Positive Psychology and Change - a message from Sally Kirkright, CEO AccessEAP
We’ve all been going through so much change over the past 18 months – border closures, social distancing, businesses rapidly adapting to their employees working from home, and now trying to find a balance between work from home and office. It’s hard to find stability in the midst of so much uncertainty.
This is where it can be useful to remember that we all have what’s called a “negativity bias”. This is the way we often pay more attention to information we feel is negative. If we do this a lot, it can become harder and harder to solve complex problems as we get stuck in the fight-flight-freeze response. To rebalance the scales, it can pay to consciously give our attention to things that we feel are good and useful. This is where Positive Psychology comes in. Positive Psychology focuses on our strengths, building on what works. When applied to working with change and uncertainty, it gives us an approach and a set of questions that help us to flourish.
Finding the most useful question is half the battle when trying to solve a problem. “How do we avoid difficulties when introducing a particular change in the business” leads to a very different answer when compared with “How can we draw on our strengths when introducing a particular change.” In my experience, the first question leads us towards negativity, the second towards positivity.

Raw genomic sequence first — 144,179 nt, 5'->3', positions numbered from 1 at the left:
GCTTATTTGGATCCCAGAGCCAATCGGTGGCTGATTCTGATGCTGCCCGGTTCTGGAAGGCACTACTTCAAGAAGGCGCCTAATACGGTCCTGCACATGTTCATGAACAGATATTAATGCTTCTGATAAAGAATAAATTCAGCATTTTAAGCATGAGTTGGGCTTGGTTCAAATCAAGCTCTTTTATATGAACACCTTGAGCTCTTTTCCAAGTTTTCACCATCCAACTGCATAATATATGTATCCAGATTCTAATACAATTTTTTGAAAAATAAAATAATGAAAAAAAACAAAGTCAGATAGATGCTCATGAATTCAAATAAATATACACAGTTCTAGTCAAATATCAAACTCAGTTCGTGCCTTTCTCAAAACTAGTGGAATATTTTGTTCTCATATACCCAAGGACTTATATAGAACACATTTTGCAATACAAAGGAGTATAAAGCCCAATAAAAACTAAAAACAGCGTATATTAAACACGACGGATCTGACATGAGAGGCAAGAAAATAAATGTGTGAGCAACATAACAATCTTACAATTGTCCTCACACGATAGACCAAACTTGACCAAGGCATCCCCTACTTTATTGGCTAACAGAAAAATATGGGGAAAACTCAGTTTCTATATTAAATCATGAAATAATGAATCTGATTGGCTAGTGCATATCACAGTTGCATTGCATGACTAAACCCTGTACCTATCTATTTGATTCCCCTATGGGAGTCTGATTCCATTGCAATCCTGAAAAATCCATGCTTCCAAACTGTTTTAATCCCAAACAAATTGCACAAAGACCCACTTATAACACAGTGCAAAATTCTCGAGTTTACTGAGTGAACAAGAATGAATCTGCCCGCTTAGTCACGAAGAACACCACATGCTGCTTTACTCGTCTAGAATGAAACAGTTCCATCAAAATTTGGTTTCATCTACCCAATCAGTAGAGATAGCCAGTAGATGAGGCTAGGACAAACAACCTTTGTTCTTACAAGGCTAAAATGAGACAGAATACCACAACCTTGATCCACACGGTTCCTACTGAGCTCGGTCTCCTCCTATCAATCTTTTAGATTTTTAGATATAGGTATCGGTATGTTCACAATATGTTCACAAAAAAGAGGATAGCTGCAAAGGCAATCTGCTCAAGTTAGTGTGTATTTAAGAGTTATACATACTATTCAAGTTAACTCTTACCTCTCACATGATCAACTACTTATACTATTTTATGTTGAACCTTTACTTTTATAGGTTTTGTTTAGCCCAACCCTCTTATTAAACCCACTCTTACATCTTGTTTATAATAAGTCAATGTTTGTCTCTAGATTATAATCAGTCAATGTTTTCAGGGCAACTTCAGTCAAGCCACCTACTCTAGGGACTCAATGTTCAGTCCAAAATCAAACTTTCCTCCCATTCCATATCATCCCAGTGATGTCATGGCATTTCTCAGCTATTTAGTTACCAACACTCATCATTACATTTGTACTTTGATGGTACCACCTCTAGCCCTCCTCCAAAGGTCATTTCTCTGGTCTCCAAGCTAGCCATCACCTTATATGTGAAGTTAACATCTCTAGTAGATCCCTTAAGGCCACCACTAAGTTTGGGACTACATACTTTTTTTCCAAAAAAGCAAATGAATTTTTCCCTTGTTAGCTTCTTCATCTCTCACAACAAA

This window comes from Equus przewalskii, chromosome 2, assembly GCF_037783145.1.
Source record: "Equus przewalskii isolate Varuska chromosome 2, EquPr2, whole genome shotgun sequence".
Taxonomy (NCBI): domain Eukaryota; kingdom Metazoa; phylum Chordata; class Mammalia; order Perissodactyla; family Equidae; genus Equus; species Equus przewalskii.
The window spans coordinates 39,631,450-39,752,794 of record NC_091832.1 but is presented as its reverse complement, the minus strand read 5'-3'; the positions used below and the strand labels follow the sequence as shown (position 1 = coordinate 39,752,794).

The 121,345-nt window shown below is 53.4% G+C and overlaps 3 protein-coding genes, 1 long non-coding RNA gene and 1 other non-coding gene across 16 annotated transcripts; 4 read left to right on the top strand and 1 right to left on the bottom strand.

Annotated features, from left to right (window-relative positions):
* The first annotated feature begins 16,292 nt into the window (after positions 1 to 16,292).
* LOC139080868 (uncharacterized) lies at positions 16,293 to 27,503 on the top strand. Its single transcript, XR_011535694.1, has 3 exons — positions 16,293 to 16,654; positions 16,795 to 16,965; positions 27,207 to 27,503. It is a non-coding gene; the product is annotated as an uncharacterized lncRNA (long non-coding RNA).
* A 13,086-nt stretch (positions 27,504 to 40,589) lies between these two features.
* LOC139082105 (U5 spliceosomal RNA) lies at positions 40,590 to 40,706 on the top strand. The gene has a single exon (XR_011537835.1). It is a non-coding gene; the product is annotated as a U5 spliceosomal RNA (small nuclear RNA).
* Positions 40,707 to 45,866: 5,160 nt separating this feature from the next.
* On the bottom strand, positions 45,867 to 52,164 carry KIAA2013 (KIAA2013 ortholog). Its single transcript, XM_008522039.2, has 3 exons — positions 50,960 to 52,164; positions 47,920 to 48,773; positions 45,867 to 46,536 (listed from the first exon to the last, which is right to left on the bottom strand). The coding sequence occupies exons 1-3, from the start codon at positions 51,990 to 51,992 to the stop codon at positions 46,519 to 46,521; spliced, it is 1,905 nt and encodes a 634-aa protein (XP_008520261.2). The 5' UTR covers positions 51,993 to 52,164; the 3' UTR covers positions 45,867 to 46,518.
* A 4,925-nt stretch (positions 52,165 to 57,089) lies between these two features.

I use a journal to regularly reflect on how I can bring greater positivity to the way I am a CEO, the way I am in my life, and how I initiate change. Taking time at the end of each day for conscious reflection helps me to refine my leadership style, to think through how I want to approach change from a more positive mindset. It also helps to get my thoughts down on the page rather than them circling around in my head just before I go to sleep!
At AccessEAP, we approach change through the lens of Positive Psychology.
- We frame our process of change positively, so we’re aiming towards something we want rather than away from something we don’t want. We underpin this by first reflecting on what our strengths are and checking we are making use of them.
- We are curious about what the future could look like, and then we aim to be clear what success looks like – it helps create a clear path, and we’ll know when we get there!
- We design a way forward and then draw on our strengths to tackle challenges – it helps us feel more confident and engaged.
- Finally, we deliver the change by taking one small step after another - our confidence grows with the success of each small step.
I believe the principles of Positive Psychology have made me a more effective leader. I invite you to try them out or do some deeper investigation if you’re already familiar with them.
Sally Kirkright, CEO AccessEAP